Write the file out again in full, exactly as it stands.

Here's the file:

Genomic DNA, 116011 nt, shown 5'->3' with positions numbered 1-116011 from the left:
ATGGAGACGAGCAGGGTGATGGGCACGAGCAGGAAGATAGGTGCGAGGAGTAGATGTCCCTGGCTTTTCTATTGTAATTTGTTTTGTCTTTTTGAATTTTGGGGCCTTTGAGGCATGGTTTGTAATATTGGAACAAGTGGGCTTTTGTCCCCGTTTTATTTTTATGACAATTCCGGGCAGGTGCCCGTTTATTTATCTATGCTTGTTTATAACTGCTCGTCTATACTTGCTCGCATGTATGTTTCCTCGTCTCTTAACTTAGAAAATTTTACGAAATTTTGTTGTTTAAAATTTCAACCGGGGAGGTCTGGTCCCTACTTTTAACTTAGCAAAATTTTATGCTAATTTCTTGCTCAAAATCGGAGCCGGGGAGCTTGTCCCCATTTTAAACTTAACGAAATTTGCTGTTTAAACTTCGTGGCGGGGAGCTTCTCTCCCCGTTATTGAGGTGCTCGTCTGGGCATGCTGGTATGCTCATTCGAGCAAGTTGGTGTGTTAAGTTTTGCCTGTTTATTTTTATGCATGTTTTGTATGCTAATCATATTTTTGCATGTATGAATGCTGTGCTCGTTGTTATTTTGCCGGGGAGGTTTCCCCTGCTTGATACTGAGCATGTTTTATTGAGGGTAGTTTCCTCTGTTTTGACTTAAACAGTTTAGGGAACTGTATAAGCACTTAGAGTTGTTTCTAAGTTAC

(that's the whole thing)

Genomic DNA, 116011 nt, shown 5'->3' with positions numbered 1-116011 from the left:
ATGGAGACGAGCAGGGTGATGGGCACGAGCAGGAAGATAGGTGCGAGGAGTAGATGTCCCTGGCTTTTCTATTGTAATTTGTTTTGTCTTTTTGAATTTTGGGGCCTTTGAGGCATGGTTTGTAATATTGGAACAAGTGGGCTTTTGTCCCCGTTTTATTTTTATGACAATTCCGGGCAGGTGCCCGTTTATTTATCTATGCTTGTTTATAACTGCTCGTCTATACTTGCTCGCATGTATGTTTCCTCGTCTCTTAACTTAGAAAATTTTACGAAATTTTGTTGTTTAAAATTTCAACCGGGGAGGTCTGGTCCCTACTTTTAACTTAGCAAAATTTTATGCTAATTTCTTGCTCAAAATCGGAGCCGGGGAGCTTGTCCCCATTTTAAACTTAACGAAATTTGCTGTTTAAACTTCGTGGCGGGGAGCTTCTCTCCCCGTTATTGAGGTGCTCGTCTGGGCATGCTGGTATGCTCATTCGAGCAAGTTGGTGTGTTAAGTTTTGCCTGTTTATTTTTATGCATGTTTTGTATGCTAATCATATTTTTGCATGTATGAATGCTGTGCTCGTTGTTATTTTGCCGGGGAGGTTTCCCCTGCTTGATACTGAGCATGTTTTATTGAGGGTAGTTTCCTCTGTTTTGACTTAAACAGTTTAGGGAACTGTATAAGCACTTAGAGTTGTTTCTAAGTTAC